With all three days of the UK’s summer drawing closer, naturally London’s streets, parks and outdoor attractions are set to spring to life. Yet as the city annually basks in the summer sun and the children run free, weightier and commonly underestimated threats lurk in the summertime shadows for Britain’s children who are serious in their playtime. Hospitals see an increase in cases of heatstroke, burns and water-accidents (among other health hazards) as they typically peak around this time of year. Although prevention (and common sense) is better than cure, one can never anticipate those crazy life-threatening moments that the universe sometime throws our way. And while having First Aid training is practical prevention itself, because you never know when your child might need medical assistance, reading and gaining basic knowledge on these three summertime haphazards might just help or (in a worst case scenario) save a child’s life!
So without further ado, here are the first of three Siren Training’s recommended Emergency First Aid techniques to alleviate these potential injuries until professional help arrives; should they happen and again, we hope they don’t!

Heat exhaustion/stroke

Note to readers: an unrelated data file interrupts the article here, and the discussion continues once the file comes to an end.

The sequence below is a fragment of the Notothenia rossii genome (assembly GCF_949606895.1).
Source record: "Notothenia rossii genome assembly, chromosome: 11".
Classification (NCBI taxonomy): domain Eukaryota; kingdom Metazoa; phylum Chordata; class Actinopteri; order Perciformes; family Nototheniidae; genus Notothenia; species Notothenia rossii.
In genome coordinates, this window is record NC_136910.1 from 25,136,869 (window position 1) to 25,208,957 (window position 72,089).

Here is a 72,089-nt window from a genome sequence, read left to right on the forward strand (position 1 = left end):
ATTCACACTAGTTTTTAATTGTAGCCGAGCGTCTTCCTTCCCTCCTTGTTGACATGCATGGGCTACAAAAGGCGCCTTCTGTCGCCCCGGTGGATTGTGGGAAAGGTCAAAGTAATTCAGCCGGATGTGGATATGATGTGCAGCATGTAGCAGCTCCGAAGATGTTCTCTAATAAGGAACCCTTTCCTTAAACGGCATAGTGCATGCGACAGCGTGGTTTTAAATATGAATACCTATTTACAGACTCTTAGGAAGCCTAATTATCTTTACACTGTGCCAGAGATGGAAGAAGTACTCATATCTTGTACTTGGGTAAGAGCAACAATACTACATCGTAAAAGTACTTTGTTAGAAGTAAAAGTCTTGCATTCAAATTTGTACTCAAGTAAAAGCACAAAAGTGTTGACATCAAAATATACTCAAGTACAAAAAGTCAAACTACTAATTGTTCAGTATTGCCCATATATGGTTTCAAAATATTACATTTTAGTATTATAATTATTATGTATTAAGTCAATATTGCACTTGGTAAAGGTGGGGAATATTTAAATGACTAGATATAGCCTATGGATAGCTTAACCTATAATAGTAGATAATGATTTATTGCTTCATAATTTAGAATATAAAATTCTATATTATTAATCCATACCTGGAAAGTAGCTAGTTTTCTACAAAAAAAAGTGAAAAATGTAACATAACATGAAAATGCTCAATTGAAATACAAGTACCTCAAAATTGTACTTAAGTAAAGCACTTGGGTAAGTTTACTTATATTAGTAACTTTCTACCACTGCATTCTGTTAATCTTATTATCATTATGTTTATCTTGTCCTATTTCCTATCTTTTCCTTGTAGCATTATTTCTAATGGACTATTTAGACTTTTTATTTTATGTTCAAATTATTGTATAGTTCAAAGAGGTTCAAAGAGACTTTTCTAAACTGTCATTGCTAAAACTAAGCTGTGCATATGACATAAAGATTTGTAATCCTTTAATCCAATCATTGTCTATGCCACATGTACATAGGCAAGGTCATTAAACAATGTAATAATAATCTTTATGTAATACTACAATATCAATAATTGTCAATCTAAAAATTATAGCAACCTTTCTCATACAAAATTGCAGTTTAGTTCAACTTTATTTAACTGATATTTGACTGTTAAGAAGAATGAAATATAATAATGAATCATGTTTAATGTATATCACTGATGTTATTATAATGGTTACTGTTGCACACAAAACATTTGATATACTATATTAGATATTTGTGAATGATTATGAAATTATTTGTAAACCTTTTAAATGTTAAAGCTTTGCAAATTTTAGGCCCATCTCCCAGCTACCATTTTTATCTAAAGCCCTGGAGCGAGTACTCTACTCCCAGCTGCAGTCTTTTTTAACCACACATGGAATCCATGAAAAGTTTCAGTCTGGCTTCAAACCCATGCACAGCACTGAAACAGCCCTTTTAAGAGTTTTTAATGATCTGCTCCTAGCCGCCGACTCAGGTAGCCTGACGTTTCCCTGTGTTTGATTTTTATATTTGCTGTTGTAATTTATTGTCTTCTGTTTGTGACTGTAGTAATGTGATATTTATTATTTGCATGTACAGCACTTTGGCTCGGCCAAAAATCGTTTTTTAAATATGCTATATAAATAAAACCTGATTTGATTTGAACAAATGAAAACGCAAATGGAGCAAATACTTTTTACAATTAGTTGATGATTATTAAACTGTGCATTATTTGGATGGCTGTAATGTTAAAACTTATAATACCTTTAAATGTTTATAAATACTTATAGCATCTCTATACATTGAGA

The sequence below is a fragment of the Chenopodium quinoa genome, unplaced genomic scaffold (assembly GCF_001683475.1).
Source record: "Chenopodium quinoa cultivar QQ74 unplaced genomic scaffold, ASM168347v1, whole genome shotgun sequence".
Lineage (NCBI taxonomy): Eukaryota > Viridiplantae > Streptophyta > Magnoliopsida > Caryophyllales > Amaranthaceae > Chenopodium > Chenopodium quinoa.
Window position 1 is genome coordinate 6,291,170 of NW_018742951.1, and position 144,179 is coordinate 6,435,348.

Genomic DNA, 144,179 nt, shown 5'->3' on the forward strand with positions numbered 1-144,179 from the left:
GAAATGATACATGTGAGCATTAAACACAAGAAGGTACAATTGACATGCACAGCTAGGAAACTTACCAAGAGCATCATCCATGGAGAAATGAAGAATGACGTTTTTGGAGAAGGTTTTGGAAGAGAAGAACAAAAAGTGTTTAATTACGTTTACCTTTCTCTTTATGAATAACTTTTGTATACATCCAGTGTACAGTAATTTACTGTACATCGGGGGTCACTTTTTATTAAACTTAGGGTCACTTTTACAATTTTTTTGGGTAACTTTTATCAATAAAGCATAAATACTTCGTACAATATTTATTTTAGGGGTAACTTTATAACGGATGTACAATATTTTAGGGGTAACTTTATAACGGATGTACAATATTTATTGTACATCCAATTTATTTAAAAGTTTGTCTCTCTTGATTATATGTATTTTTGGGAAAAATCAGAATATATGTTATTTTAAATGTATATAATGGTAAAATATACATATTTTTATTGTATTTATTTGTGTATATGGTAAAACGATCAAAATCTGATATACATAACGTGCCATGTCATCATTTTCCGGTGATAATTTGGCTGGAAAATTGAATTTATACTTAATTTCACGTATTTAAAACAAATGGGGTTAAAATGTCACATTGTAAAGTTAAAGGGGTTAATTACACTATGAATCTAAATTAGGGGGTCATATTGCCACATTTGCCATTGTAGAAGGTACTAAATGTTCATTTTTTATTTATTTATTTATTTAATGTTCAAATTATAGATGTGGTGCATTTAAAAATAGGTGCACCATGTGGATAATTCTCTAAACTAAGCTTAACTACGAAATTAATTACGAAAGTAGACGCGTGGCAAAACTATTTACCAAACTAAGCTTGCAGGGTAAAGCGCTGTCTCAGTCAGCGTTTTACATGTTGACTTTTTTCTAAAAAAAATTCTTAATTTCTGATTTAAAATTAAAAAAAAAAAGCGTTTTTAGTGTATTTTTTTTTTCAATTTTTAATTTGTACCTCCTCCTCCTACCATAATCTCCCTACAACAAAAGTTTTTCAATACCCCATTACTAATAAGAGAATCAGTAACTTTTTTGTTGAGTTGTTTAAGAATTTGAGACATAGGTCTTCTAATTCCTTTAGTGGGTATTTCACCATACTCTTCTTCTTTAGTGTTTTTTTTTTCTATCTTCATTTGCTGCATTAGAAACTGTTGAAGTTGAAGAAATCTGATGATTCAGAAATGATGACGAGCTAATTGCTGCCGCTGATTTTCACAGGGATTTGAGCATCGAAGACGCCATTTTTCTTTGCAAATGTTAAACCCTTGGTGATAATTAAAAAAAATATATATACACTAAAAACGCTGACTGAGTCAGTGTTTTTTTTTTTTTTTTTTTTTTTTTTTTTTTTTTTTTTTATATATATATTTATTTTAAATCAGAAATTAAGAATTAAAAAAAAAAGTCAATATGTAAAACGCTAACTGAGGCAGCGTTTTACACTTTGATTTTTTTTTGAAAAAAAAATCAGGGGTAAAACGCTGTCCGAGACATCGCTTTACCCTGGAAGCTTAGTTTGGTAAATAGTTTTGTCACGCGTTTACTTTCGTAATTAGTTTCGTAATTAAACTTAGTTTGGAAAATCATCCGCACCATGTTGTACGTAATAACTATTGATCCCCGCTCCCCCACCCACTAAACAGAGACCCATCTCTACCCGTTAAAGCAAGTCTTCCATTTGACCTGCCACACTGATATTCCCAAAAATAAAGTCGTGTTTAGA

While we can all agree that stripping off and absorbing that rare British vitamin D is justified given our Antarctic winter. Caution among the sun is advised as people forget just how easy sun damage is to acquire. Heat exhaustion is one of the easiest conditions person can develop during their time bathing in the sun. As a silent creeper it can occur over the period of a few hours if a person’s constantly exposed to the heat and isn’t properly hydrated (and we dont mean Pimms). This can develop into the much more serious condition, heatstroke, one that strains the organs and is potentially life-threatening. Should you find your child (or anyone for that matter) suffering heat exhaustion symptoms (tired/dizzy/weak/queasiness, thirst, headaches, or decreased blood pressure) we advise you to:

• Find a cool place and rest – preferably a fanned or air conditioned room or hastily retreat to the shade
• Shed some layers – expose as much skin as possible
• Lower skin temperature – Since this is an emergency use whatever cool liquids you have (probably Pimms) and apply it to the neck, armpits, forehead and wrists first to lower body temp faster.
• Fan the moist skin – I’m sure you’re familiar with the sensation of stepping out of a shower into the cold, the same principle applies and will cool down the skin faster!
• Drink fluids – like always, water first if possible! Consider juices and rehydration sports drinks thereafter (definitely not Pimms)

Should the victim suffering become unresponsive to the treatment after 30 minutes or develop further symptoms of heatstroke (confusion, seizures and under a loss of consciousness), helpers should gently administer the recovery position and call for medical help. So go fourth and soak in those rays but remember, stay hydrated, cool and additionally, please never leave a child or dog for that matter in the car by themselves.

See: https://www.youtube.com/watch?v=XNDWN8KDVSM for more on why not to leave your child in the car for an extended period of time.